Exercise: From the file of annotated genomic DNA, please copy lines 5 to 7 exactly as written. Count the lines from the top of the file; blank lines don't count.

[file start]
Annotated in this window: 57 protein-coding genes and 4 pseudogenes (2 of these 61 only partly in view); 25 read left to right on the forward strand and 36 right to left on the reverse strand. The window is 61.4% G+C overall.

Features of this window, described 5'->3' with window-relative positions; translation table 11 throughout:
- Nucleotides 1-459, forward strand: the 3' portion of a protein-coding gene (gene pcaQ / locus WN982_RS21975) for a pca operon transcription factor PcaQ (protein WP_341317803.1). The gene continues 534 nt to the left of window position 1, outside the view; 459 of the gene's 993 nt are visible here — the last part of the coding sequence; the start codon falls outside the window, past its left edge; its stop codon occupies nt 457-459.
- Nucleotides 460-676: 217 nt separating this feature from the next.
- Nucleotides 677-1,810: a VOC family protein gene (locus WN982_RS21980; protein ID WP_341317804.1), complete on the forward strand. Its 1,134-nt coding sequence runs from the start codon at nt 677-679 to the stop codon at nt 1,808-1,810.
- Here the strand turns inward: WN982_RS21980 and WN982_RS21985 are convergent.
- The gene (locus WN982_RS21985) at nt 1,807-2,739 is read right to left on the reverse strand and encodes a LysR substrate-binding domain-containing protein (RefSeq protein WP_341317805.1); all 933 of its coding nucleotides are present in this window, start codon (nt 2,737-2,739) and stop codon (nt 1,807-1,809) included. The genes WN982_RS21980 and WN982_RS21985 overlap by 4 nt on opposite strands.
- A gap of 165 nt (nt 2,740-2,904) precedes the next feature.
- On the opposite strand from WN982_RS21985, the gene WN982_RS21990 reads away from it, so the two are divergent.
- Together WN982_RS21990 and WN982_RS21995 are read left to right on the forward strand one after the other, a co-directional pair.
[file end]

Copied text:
- Nucleotides 677-1,810: a VOC family protein gene (locus WN982_RS21980; protein ID WP_341317804.1), complete on the forward strand. Its 1,134-nt coding sequence runs from the start codon at nt 677-679 to the stop codon at nt 1,808-1,810.
- Here the strand turns inward: WN982_RS21980 and WN982_RS21985 are convergent.
- The gene (locus WN982_RS21985) at nt 1,807-2,739 is read right to left on the reverse strand and encodes a LysR substrate-binding domain-containing protein (RefSeq protein WP_341317805.1); all 933 of its coding nucleotides are present in this window, start codon (nt 2,737-2,739) and stop codon (nt 1,807-1,809) included. The genes WN982_RS21980 and WN982_RS21985 overlap by 4 nt on opposite strands.